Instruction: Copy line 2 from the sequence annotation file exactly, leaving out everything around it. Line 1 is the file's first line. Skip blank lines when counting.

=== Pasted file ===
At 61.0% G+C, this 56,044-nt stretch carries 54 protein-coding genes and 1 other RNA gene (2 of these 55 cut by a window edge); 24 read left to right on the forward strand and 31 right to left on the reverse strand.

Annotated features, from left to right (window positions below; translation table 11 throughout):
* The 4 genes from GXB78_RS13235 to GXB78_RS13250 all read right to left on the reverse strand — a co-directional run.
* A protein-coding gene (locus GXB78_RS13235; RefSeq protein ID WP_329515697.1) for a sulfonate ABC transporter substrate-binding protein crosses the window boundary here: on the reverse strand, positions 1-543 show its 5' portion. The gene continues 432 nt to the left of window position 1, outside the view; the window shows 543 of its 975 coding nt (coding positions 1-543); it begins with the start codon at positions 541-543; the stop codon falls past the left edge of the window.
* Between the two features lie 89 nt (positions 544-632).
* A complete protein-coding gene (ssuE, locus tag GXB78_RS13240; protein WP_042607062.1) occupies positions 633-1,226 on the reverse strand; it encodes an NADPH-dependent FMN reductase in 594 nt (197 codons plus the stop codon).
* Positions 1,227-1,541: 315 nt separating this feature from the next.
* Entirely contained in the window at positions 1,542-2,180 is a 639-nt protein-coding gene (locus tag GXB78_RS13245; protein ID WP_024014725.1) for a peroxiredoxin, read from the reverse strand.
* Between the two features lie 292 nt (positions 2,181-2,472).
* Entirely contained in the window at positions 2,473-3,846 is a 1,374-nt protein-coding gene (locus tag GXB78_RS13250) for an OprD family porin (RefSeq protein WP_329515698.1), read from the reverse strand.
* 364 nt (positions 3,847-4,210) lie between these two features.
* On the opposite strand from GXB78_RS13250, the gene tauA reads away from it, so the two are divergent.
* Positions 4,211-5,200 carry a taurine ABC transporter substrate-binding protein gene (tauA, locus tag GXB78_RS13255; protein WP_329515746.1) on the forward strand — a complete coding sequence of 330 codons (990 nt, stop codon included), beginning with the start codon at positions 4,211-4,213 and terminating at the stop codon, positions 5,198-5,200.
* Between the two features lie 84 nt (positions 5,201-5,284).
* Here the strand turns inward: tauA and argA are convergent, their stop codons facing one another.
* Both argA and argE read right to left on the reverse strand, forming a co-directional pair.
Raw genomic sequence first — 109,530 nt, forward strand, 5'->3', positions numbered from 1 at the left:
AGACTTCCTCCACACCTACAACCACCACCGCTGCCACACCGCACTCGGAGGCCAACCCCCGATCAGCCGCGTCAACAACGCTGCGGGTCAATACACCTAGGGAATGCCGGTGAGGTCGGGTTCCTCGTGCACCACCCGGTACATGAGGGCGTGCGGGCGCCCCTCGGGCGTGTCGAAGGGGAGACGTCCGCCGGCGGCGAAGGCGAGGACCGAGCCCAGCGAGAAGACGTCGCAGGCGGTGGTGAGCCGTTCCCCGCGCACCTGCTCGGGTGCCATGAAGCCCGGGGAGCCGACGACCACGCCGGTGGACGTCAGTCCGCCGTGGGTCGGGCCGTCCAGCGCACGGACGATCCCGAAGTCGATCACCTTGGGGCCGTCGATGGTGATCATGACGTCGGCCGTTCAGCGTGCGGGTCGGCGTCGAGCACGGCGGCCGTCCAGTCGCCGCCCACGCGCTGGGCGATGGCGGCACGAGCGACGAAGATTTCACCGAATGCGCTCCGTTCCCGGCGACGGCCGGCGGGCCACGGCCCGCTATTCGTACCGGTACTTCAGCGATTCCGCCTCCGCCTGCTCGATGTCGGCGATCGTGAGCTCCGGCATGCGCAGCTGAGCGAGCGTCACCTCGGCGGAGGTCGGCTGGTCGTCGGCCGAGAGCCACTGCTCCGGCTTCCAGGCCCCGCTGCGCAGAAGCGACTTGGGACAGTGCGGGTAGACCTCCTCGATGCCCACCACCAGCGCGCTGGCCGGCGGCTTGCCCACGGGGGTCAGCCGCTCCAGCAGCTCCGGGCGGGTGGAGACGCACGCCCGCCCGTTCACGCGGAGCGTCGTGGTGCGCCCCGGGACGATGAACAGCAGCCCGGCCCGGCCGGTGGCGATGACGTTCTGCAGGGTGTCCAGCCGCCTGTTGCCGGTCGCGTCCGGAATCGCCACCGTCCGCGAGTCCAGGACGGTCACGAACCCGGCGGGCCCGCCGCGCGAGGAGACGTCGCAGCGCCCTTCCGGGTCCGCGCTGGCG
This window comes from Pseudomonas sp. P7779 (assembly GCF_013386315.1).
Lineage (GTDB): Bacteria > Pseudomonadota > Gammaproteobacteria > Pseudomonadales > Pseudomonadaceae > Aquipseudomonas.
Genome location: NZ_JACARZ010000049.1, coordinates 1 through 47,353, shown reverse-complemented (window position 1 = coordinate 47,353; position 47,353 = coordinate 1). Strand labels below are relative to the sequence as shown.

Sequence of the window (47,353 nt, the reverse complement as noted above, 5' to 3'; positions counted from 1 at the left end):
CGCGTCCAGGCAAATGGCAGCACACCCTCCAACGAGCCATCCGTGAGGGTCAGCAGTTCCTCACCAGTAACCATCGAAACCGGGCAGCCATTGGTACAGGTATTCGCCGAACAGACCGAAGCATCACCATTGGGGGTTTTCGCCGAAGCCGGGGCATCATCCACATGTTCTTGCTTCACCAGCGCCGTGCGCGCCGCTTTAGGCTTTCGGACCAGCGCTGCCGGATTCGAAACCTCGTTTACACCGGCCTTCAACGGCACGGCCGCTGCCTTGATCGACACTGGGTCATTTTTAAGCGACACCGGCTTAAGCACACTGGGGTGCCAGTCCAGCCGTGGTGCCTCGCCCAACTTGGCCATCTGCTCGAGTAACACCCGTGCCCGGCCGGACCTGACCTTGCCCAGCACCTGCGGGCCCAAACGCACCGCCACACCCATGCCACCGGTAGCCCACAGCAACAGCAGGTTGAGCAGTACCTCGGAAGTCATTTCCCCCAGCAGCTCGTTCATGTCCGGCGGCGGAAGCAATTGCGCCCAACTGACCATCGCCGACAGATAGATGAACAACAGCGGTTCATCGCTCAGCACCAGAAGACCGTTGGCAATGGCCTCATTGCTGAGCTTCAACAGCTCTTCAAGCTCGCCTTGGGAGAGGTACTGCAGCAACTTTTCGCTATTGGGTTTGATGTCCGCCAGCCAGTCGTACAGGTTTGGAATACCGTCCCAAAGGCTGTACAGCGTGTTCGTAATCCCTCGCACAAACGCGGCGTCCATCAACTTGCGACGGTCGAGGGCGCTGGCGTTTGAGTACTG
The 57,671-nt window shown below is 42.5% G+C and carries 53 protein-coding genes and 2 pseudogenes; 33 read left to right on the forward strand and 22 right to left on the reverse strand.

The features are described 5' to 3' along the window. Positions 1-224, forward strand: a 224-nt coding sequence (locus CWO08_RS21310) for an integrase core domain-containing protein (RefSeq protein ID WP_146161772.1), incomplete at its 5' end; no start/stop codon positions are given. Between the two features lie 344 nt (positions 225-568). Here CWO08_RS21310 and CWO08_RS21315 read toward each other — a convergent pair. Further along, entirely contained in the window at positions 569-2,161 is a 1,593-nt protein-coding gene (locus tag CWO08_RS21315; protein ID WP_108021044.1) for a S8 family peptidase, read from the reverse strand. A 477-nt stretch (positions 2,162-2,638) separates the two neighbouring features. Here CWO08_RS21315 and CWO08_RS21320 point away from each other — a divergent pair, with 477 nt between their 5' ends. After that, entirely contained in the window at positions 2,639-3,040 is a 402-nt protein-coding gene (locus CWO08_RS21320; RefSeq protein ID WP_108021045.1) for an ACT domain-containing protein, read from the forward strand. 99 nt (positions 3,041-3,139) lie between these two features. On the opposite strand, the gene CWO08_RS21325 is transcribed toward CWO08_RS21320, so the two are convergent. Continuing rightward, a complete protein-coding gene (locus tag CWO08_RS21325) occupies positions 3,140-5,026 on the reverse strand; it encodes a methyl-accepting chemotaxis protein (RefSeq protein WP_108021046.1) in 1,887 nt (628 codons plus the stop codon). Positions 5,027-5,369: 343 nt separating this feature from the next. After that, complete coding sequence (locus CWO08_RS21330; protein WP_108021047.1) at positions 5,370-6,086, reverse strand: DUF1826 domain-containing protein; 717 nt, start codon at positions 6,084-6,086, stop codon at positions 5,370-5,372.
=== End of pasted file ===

Annotated features, from left to right (window positions below; translation table 11 throughout):